I could now tell you about the nurses who have worked for the past 4 months to HEAL my mother of throat cancer (which she entirely didn't deserve, because she never smoked a day in her life). I could tell you about how those nurses, again, healed my whole family by explaining to us what the doctor just said, by treating my mother with respect and professionalism. I could tell you about their impressive knowledge, skill, compassion, and friendliness.

    But instead I want to tell you how they have hands that heal, and I don't. But I want hands that heal. I want 'em real bad. I'm going to be a nurse, or die trying. Your entirely legitimate complaints have strengthened my resolve. Thank you.
    Wow. Very nicely put. I agree wholeheartedly. I understand where others are coming from in their posts. They want the future nurses of the world to have an accurate picture of what they are getting into. And I thank them for that. I have been, and always will be a caregiver. I used to be ashamed of that. Used to think that I should be more interested in money, status, etc. But I've matured alot over the years and I know now where I want to go with my life. I'm transitioning from a social work career into nursing and hope to eventually become a psychiatric nurse practitioner. Good luck to all of you future nurses and thank you current and past nurses for your sage advice and comments.

  8. by   coadestone
    As a future LPN student, I appreciate the honesty. Not exactly
    warm and fuzzy but I have a feeling nursing isn't exactly "warm & fuzzy".
    After 20 years doing clerical work I just feel a need to do something
    more worthwhile. I've always been good with people and this is something
    I've always thought about doing. Been reading some of the theads and
    some of them, well, I say "what am I thinking"? I've got a great
    desk job with no real stress and no real satisfaction at the end of the day. Nursing seems to be full of stress, but it seems to me you walk away
    feeling you've accomplished something great once in a while.
    Am I right??
  9. by   littleredmare
    My brother recently was considering nursing and I attempted to talk him out of it. I have been a nurse for one and a half years, and for all those that say it takes 20 years to burn out, then I must have been on the fast track.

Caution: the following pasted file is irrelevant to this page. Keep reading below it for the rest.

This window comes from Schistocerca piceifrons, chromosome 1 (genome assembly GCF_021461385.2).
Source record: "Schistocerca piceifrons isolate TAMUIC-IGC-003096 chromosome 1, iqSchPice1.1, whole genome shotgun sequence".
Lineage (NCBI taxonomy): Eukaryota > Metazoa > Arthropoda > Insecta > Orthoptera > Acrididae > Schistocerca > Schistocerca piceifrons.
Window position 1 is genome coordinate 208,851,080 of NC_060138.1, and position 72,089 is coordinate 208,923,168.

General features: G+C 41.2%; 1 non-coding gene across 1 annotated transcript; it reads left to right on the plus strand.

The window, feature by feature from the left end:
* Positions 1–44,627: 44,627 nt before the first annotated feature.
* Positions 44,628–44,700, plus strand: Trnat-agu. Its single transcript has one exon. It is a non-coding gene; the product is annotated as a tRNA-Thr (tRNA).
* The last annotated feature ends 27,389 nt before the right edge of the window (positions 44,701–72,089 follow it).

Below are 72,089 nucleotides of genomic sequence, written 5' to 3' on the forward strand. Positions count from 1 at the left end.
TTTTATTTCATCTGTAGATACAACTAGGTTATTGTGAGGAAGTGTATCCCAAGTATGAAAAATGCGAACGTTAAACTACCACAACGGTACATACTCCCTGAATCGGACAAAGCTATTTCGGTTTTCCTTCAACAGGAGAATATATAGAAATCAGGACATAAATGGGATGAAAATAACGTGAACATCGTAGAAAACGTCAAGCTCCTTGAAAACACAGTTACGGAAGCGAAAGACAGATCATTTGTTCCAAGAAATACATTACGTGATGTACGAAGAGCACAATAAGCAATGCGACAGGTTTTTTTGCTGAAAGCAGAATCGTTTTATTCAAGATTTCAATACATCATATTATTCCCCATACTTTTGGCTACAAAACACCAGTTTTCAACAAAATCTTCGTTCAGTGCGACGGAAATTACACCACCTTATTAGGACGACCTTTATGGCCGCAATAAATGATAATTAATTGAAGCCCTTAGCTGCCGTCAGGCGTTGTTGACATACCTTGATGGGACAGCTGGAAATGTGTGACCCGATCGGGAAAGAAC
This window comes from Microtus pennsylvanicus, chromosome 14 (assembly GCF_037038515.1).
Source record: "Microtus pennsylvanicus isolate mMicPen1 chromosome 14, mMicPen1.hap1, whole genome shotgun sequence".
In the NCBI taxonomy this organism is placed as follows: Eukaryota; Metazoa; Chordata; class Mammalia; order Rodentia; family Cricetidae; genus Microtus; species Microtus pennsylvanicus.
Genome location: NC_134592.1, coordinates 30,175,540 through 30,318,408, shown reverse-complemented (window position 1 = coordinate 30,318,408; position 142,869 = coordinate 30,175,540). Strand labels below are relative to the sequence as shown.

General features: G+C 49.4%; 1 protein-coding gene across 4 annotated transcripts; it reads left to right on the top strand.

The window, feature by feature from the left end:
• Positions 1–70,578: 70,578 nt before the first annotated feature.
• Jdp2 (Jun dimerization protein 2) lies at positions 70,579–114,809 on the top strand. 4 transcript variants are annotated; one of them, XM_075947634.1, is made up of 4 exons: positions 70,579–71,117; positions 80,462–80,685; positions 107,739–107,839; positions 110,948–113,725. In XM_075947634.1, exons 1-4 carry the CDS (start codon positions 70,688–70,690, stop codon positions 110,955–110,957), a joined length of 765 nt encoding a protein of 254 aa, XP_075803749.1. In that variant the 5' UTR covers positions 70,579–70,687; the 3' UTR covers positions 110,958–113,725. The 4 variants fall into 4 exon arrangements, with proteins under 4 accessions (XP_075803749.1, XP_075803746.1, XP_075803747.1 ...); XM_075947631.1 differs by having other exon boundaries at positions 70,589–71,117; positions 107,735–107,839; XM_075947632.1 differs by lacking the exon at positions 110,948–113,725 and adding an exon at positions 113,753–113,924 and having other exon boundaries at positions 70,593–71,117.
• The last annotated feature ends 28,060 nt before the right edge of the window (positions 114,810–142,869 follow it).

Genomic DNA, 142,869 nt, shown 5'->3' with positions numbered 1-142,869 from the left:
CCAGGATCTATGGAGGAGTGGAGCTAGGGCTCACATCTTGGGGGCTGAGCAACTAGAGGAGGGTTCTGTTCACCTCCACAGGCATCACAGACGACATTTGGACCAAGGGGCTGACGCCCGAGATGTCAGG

I am already on my second job. When I am at work and caring for patients, especailly teaching them how to take care of their drains etc. at home, I love it. But, overall nursing has taken SO much out of me. I have become depressed, anxious, lost sleep. My coworkers, boyfriend, family and friends are worried about me, because I used to be always such a happy person. I have lost 15 pounds. I feel like going to work is like going to battle in "the trenches."
    I do not know how much more I can take, and wonder if it's any different outside of the hospital. I wouldn't discourge students in nursing, darn it I have hundreds of thousands of dollars in loans left to pay off now, by getting myself into this profession. But any family member of mine, or child of mine, I would fight tooth and nail to keep them far away from nursing and medicine all together. I wouldn't want them to go through the misery that I've had to endure.
  10. by   WDWpixieRN
    Already in my second semester, I can see where there's a ton of stress on this job....already I wonder why I hated working in my desk job in IT....oh, it was the hours, the stupid paperwork that took hours and which no one took very seriously, the management that seemed more worried about THEIR management than their employees, etc., etc.....